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Callow construction starts Monday

Bremerton will once again be doing construction on Callow Avenue starting Monday, June 10.

This time it’s to lay a mile of pipe for the Callow Basin combined sewer overflow reduction effort, which the city has a mandate has to complete by 2007.

The Callow Avenue construction will begin Monday on the block between Burwell and Sixth streets. The project will move up the street in blocks until it’s done in about two months, according to Lynn Price, project manager at Public Works and Utilities.

Most of the construction will be done from 9 p.m.-6 a.m. to minimize impacts to the businesses and houses, said Tom Knuckey, managing engineer for public works.

“We’ve really carefully considered the negative impacts and tried to find a method that would reduce (those impacts),” Knuckey said.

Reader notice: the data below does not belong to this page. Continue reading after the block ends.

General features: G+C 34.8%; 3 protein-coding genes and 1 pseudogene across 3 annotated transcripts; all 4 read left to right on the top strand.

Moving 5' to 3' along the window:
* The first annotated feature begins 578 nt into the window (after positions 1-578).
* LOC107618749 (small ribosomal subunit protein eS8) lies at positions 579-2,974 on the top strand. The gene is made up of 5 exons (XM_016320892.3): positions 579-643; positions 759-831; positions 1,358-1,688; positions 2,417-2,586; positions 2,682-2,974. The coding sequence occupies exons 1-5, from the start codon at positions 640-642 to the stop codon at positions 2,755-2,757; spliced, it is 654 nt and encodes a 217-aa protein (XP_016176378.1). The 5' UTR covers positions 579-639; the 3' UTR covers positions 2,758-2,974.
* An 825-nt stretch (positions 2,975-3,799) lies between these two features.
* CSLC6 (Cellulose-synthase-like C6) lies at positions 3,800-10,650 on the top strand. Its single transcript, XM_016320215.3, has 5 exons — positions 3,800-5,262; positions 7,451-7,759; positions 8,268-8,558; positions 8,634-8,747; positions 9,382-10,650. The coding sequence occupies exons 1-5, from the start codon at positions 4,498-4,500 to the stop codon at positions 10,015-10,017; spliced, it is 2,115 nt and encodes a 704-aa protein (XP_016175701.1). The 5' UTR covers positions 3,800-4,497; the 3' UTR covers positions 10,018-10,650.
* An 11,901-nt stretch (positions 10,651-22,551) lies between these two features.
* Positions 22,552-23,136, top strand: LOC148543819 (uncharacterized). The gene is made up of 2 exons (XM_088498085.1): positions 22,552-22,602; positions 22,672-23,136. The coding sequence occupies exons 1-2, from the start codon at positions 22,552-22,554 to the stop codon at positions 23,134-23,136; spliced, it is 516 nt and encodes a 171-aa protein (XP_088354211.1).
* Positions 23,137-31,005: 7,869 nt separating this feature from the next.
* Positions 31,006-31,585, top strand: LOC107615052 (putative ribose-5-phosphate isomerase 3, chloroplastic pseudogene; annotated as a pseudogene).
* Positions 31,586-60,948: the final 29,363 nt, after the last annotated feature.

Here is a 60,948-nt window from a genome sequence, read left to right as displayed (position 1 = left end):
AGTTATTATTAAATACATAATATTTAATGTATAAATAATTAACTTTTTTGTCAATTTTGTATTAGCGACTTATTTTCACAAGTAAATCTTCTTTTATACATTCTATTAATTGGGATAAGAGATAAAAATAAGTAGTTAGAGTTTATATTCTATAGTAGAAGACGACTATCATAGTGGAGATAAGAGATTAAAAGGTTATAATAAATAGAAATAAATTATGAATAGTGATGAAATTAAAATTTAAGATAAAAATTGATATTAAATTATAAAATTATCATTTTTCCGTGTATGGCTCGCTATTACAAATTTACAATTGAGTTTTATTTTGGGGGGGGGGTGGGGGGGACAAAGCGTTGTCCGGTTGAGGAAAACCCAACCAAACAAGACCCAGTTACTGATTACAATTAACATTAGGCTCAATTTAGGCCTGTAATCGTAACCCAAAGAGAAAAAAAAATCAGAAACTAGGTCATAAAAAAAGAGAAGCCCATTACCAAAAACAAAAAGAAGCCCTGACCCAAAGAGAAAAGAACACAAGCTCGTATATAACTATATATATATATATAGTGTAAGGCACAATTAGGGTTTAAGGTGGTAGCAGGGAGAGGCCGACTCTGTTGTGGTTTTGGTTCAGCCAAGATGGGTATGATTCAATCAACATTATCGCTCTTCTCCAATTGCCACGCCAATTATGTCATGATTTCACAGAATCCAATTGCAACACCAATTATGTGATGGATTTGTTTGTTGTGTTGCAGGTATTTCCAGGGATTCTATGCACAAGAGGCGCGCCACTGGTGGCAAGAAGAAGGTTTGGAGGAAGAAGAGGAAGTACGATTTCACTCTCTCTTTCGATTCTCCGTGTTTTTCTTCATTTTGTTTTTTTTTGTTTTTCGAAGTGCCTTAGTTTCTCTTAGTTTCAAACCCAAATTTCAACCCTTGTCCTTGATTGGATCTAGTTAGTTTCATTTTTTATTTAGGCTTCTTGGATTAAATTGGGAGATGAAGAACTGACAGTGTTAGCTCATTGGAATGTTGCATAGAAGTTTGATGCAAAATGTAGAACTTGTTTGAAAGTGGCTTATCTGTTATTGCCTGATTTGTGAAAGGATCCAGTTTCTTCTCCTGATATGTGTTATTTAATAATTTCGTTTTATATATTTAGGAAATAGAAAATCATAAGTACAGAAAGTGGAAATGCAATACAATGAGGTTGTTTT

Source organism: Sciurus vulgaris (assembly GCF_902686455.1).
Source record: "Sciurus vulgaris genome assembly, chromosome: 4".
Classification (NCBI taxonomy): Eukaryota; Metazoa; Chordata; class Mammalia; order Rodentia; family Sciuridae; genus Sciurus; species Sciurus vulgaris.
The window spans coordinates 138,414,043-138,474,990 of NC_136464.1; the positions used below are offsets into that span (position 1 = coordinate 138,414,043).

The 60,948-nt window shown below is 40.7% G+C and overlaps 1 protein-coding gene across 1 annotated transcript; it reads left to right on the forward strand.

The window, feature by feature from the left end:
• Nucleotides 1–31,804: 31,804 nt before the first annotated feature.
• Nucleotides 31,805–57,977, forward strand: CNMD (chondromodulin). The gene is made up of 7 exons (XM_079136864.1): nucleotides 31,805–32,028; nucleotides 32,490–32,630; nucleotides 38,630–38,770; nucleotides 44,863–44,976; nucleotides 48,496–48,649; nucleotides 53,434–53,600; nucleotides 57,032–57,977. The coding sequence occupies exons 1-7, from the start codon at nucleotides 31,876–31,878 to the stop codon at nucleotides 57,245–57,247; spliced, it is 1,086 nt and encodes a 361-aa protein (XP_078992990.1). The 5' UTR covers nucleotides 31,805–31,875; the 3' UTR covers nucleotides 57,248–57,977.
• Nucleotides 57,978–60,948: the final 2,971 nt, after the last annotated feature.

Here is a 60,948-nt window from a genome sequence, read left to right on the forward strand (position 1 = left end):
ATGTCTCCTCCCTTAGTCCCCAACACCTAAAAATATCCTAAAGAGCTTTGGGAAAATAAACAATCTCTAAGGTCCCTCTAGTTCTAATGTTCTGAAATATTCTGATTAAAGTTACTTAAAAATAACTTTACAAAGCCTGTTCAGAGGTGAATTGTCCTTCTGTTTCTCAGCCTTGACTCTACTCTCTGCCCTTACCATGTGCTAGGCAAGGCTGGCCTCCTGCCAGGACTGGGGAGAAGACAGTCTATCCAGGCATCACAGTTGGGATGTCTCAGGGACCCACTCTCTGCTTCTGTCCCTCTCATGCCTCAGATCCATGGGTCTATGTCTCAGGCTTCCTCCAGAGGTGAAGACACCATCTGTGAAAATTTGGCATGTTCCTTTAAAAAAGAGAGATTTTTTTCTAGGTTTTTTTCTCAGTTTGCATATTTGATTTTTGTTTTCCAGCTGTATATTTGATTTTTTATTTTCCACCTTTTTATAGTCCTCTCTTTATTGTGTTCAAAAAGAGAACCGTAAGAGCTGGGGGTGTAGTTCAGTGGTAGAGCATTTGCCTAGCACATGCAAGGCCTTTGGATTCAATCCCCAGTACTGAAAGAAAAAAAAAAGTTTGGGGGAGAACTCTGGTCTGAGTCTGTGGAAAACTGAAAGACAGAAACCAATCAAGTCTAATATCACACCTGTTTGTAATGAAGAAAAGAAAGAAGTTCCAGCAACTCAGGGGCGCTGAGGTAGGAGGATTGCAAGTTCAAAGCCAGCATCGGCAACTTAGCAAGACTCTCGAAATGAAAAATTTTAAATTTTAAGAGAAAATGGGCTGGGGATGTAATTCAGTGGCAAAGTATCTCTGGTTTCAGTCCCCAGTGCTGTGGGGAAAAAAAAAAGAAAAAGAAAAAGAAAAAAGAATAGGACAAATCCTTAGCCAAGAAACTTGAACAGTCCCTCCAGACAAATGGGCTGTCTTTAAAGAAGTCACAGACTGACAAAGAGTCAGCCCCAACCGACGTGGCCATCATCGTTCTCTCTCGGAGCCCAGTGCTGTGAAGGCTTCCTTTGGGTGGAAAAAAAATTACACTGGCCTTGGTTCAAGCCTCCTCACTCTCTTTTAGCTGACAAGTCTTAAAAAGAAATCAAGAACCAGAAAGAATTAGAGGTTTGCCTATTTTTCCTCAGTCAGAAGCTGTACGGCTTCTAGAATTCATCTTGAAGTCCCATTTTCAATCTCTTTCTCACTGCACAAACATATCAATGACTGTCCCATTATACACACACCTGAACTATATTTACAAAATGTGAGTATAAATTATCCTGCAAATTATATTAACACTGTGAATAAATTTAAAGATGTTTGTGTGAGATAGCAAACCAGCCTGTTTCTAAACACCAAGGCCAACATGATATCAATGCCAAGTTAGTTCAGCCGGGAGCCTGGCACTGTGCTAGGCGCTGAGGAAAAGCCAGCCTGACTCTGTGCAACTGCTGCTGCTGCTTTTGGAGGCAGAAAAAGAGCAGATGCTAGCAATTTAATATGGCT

For the construction to occur at night, the department had to apply for a variance to Bremerton’s noise ordinance, which Dri Ralph, environmental planner for the city’s planning department, granted.

In return for the grant, public works agreed to relocate several Callow residents to hotels. They are also prohibited from doing excessively loud construction, such as jack hammering, between 10 p.m.-7 a.m.

Dick Maurice, owner of the El Camino restaurant and Callow Pawn and Jewelry, said the night construction will help minimize the impact on his businesses.

“The work has to be done,” said Maurice. “We just have to do the best we can and hope we don’t get hurt too bad by it.”

Carlos Montgomery, a former member of the Bremerton City Council who lives in the area affected by the construction, said he is not concerned about the noise.

“It (the construction) has to be done and we’re going to have to tolerate it,” Montgomery said.

During the day, one Callow Avenue lane will be open to northbound traffic. Southbound traffic will be detoured to side streets, Knuckey said.

Stan Palmer Construction Company won the $3 million bid at the May 8 city council meeting. Grants and low-interest loans will fund the project, Knuckey said.

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